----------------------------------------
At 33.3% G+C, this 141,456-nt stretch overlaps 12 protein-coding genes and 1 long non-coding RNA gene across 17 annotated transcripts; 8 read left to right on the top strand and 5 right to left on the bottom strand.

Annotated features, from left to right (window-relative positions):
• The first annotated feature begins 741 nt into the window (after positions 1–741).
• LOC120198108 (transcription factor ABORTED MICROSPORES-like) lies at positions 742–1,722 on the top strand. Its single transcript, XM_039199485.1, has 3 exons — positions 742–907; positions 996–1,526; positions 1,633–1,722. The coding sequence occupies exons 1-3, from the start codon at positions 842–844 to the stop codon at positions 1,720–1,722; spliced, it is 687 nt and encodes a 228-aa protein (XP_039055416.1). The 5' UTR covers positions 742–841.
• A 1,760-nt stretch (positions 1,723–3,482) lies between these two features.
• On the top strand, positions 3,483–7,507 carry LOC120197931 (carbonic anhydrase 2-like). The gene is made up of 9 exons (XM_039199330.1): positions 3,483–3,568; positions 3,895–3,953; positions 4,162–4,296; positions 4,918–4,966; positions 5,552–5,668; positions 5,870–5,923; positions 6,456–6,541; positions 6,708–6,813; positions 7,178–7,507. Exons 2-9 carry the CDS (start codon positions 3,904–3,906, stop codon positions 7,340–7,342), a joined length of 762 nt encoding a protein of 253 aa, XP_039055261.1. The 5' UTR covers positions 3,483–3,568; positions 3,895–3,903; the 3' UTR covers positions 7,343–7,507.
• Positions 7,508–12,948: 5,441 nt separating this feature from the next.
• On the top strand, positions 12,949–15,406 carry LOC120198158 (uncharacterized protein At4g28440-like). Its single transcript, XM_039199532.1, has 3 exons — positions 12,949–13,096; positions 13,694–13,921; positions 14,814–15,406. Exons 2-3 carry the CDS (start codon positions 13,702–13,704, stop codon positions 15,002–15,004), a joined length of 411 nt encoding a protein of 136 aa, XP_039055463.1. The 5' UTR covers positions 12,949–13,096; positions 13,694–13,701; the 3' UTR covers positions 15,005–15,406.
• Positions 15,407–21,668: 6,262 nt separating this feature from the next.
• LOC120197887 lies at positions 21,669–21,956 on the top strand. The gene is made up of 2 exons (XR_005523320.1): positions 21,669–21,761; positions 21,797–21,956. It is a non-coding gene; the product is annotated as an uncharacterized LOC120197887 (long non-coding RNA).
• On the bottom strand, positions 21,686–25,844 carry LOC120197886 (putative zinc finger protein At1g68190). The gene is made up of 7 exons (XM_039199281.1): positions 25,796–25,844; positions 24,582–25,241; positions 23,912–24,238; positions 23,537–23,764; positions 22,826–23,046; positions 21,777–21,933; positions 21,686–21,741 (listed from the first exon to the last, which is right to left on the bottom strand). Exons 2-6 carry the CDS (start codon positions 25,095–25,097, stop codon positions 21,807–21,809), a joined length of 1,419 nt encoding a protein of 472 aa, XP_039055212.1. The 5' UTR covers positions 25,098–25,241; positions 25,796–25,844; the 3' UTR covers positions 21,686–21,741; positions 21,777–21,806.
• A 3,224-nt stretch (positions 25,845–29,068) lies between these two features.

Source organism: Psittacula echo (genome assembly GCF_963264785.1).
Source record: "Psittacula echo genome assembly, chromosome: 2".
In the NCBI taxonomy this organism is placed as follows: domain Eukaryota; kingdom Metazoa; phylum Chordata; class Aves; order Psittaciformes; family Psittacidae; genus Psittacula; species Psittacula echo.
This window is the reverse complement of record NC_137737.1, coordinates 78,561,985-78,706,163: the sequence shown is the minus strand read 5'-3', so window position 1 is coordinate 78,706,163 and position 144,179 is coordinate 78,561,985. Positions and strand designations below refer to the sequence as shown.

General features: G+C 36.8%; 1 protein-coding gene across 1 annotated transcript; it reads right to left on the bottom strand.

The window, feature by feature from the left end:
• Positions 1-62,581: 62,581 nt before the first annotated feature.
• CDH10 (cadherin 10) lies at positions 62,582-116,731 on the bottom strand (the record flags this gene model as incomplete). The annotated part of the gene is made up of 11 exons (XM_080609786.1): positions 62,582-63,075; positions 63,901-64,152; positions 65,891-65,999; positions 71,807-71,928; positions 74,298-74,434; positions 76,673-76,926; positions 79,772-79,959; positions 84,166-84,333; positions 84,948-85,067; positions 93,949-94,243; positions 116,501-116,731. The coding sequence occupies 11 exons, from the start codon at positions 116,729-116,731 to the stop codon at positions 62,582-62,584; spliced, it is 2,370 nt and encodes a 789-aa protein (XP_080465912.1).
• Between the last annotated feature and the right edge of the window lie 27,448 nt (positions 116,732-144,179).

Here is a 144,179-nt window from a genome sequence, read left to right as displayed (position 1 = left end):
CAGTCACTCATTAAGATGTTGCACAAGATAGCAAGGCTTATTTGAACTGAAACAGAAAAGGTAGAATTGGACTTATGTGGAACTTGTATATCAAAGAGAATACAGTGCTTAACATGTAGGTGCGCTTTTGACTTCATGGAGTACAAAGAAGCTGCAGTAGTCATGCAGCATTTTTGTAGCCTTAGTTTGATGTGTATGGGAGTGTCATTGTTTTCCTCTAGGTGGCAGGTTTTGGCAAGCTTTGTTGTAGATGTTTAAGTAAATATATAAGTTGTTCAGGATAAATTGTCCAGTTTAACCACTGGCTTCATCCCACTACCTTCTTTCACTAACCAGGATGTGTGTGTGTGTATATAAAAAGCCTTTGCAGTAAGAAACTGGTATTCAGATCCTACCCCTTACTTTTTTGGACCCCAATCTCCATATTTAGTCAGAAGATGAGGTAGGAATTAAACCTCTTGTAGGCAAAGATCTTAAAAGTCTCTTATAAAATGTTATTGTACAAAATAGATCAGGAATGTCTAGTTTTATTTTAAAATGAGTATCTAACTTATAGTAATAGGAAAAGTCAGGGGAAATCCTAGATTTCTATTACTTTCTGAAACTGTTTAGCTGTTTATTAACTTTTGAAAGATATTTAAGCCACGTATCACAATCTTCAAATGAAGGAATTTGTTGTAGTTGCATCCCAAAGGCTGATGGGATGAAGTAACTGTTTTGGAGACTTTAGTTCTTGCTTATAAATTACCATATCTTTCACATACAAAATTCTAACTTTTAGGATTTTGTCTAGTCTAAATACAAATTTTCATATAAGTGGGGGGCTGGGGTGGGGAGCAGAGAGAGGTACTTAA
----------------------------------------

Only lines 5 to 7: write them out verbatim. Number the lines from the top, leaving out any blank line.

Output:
• A 1,760-nt stretch (positions 1,723–3,482) lies between these two features.
• On the top strand, positions 3,483–7,507 carry LOC120197931 (carbonic anhydrase 2-like). The gene is made up of 9 exons (XM_039199330.1): positions 3,483–3,568; positions 3,895–3,953; positions 4,162–4,296; positions 4,918–4,966; positions 5,552–5,668; positions 5,870–5,923; positions 6,456–6,541; positions 6,708–6,813; positions 7,178–7,507. Exons 2-9 carry the CDS (start codon positions 3,904–3,906, stop codon positions 7,340–7,342), a joined length of 762 nt encoding a protein of 253 aa, XP_039055261.1. The 5' UTR covers positions 3,483–3,568; positions 3,895–3,903; the 3' UTR covers positions 7,343–7,507.
• Positions 7,508–12,948: 5,441 nt separating this feature from the next.